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Friday, January 27, 2012

Village Officials Must Accept Personal Delivery of FOIA Requests

Yesterday, the Illinois Attorney General issued a binding opinion finding a municipality in violation of the Freedom of Information Act because a village president refused to accept personal delivery of a FOIA request.  The Village had recently adopted a policy requiring all FOIA requests to be made by mail only.  Notwithstanding the village policy, the requester hand-delivered a FOIA request to the village president at a board meeting.  The village president denied the request, citing the new village policy, and the requester filed a complaint with the AG. 

According to the opinion, the requester had frequently hand-delivered FOIA requests to individual board members because the village did not have office hours and mail was not regularly picked up.  The requester admitted that he had, on occasion, hand-delivered FOIA requests to board members on private property and on public streets. 

The AG looked to Section 3(c) of the Act that provides that FOIA requests “may be submitted to a public body via personal delivery, mail, telefax, or other means available to the public body.”  Based on this language, the village could not adopt a policy refusing to accept hand-delivered FOIA requests.  The AG did acknowledge that the opinion did not mean that personal delivery at any time or place is acceptable.  Specifically, the opinion did not mean a “village officer” would be obligated to accept delivery of a FOIA request during a chance encounter on the sidewalk, or at his or her private residence or place of business.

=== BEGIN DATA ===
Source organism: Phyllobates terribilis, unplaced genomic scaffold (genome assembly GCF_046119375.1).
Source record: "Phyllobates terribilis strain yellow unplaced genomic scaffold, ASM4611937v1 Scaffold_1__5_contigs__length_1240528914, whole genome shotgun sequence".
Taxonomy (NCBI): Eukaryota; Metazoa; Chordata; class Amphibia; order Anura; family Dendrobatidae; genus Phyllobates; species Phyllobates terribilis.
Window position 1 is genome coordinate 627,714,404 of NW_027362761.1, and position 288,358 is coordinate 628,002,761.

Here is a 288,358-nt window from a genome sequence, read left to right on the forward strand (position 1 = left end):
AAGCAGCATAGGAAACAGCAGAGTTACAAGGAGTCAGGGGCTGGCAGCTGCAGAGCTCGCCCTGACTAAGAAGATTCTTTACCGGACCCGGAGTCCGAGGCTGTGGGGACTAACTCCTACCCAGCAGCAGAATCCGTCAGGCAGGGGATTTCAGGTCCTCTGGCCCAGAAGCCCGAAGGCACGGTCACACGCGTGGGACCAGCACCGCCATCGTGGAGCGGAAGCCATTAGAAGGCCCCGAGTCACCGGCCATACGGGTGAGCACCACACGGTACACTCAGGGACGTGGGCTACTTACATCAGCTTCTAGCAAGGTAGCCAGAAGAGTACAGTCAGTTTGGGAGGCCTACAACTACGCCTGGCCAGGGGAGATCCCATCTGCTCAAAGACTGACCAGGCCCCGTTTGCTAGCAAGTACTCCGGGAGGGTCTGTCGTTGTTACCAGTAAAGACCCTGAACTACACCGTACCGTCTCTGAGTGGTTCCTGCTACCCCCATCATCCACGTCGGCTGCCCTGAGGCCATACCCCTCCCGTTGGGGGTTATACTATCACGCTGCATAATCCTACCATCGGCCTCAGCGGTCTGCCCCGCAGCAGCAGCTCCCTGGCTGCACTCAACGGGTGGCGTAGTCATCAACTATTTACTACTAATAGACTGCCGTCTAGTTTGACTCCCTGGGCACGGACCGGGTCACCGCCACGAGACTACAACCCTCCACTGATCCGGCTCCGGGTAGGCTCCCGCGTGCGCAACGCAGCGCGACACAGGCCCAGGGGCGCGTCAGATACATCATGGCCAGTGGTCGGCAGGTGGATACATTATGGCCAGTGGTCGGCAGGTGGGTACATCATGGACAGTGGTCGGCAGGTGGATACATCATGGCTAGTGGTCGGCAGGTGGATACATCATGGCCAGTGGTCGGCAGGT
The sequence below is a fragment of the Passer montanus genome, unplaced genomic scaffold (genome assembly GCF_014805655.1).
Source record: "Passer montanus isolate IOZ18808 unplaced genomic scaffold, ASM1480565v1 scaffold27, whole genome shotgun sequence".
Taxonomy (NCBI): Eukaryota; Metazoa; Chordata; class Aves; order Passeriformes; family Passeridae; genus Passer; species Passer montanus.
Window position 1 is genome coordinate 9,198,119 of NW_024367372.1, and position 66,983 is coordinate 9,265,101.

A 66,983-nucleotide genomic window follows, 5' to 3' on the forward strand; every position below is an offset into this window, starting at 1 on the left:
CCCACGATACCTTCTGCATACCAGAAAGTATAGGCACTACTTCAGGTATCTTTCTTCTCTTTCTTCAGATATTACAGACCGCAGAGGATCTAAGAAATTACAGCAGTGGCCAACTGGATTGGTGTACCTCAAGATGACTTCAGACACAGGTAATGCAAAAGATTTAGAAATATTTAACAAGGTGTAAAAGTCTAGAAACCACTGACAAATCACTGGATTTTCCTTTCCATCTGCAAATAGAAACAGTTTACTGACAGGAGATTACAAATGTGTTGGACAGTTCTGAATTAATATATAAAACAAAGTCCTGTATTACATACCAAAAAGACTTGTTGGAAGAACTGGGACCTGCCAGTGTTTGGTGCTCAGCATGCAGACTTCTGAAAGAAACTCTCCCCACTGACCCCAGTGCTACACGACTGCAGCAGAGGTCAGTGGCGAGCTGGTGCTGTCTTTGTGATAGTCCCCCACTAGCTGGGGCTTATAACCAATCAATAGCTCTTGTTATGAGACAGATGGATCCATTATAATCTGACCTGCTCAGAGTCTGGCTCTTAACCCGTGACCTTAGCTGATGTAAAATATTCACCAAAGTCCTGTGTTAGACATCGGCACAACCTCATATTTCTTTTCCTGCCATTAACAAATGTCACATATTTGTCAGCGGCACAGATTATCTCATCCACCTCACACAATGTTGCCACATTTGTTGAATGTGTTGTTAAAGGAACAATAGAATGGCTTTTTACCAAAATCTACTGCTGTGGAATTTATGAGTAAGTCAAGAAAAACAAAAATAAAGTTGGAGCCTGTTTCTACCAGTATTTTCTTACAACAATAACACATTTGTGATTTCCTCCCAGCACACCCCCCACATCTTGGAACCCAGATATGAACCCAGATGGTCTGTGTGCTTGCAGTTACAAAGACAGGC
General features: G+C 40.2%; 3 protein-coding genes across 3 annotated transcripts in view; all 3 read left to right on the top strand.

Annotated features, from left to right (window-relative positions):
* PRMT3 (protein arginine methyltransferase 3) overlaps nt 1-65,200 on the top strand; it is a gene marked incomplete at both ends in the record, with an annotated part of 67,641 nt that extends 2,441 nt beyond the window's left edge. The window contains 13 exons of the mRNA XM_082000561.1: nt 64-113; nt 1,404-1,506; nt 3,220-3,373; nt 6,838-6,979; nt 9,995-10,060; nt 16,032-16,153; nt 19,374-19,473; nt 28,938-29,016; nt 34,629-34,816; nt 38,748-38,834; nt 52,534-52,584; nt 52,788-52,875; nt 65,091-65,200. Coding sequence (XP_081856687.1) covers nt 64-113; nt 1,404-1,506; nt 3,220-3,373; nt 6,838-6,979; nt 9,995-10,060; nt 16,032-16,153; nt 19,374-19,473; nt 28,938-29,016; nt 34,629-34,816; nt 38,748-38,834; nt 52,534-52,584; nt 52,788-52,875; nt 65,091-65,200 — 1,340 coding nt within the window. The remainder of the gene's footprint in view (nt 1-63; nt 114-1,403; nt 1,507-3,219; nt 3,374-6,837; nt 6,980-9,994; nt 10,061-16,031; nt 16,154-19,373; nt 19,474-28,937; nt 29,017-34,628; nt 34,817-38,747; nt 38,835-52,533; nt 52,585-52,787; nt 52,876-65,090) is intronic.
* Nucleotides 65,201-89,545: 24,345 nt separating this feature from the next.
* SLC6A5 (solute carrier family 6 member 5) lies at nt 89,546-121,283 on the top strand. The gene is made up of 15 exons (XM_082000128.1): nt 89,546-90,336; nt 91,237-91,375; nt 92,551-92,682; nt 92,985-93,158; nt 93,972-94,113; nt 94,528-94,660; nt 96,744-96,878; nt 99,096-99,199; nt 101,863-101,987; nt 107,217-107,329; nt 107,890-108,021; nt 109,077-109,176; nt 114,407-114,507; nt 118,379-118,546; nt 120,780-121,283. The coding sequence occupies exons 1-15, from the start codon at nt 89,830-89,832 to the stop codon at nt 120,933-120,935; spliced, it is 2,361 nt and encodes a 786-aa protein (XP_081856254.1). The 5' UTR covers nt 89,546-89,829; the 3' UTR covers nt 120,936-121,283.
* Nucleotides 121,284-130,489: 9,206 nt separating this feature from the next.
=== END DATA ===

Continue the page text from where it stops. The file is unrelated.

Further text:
Nevertheless, based on this opinion and other recent opinions, the AG continues to interpret “public body” to include individual members of a public body.  The plain language of the statute, however, defines “public body” as the corporate bodies themselves and members of those bodies are not included within the scope of the definition.  See Section 2(a) of FOIA (reprinted below).  Moreover, it is not clear how far the AG’s interpretation would extend beyond members of the corporate authorities (i.e., president and trustees in this case) – in other words, would the AG’s definition of “public body” also include other village officers or even employees?  At least with respect to whether text messages of public officials and employees on private devices are subject to FOIA, the answer is yes.  Whether any public official or employee (public works employee, police officer, or other public employee or official) must accept personal delivery of a FOIA request is not so clear.

 Sec. 2. Definitions. As used in this Act:
    (a) "Public body" means all legislative, executive, administrative, or advisory bodies of the State, state universities and colleges, counties, townships, cities, villages, incorporated towns, school districts and all other municipal corporations, boards, bureaus, committees, or commissions of this State, any subsidiary bodies of any of the foregoing including but not limited to committees and subcommittees thereof, and a School Finance Authority created under Article 1E of the School Code. "Public body" does not include a child death review team or the Illinois Child Death Review Teams Executive Council established under the Child Death Review Team Act.

Post Authored by Julie Tappendorf, Ancel Glink.

1 comment:

  1. They have to come up with ideal regulations for the village. This is to prevent abuse of authority.

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